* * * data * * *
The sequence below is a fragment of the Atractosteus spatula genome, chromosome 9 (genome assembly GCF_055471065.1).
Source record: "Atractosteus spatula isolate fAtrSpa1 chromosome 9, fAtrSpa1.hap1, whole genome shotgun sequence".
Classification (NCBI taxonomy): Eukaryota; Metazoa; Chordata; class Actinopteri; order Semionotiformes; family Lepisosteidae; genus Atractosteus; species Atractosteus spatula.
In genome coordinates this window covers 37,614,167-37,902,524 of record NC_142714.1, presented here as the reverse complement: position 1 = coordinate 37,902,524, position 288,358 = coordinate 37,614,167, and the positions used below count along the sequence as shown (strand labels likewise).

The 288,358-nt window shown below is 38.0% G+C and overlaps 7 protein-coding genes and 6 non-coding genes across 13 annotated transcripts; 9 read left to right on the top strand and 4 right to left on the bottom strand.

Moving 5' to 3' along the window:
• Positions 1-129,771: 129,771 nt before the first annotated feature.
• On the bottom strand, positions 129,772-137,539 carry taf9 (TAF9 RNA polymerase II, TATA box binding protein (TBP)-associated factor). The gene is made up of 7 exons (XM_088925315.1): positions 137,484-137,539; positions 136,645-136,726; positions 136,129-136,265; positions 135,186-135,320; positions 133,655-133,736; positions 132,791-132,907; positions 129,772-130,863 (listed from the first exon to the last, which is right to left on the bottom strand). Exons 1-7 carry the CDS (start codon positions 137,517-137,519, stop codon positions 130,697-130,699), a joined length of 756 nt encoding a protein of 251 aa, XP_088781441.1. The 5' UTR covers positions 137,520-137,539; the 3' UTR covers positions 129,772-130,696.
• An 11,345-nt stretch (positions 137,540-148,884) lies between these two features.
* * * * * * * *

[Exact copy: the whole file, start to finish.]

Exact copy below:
The sequence below is a fragment of the Atractosteus spatula genome, chromosome 9 (genome assembly GCF_055471065.1).
Source record: "Atractosteus spatula isolate fAtrSpa1 chromosome 9, fAtrSpa1.hap1, whole genome shotgun sequence".
Classification (NCBI taxonomy): Eukaryota; Metazoa; Chordata; class Actinopteri; order Semionotiformes; family Lepisosteidae; genus Atractosteus; species Atractosteus spatula.
In genome coordinates this window covers 37,614,167-37,902,524 of record NC_142714.1, presented here as the reverse complement: position 1 = coordinate 37,902,524, position 288,358 = coordinate 37,614,167, and the positions used below count along the sequence as shown (strand labels likewise).

The 288,358-nt window shown below is 38.0% G+C and overlaps 7 protein-coding genes and 6 non-coding genes across 13 annotated transcripts; 9 read left to right on the top strand and 4 right to left on the bottom strand.

Moving 5' to 3' along the window:
• Positions 1-129,771: 129,771 nt before the first annotated feature.
• On the bottom strand, positions 129,772-137,539 carry taf9 (TAF9 RNA polymerase II, TATA box binding protein (TBP)-associated factor). The gene is made up of 7 exons (XM_088925315.1): positions 137,484-137,539; positions 136,645-136,726; positions 136,129-136,265; positions 135,186-135,320; positions 133,655-133,736; positions 132,791-132,907; positions 129,772-130,863 (listed from the first exon to the last, which is right to left on the bottom strand). Exons 1-7 carry the CDS (start codon positions 137,517-137,519, stop codon positions 130,697-130,699), a joined length of 756 nt encoding a protein of 251 aa, XP_088781441.1. The 5' UTR covers positions 137,520-137,539; the 3' UTR covers positions 129,772-130,696.
• An 11,345-nt stretch (positions 137,540-148,884) lies between these two features.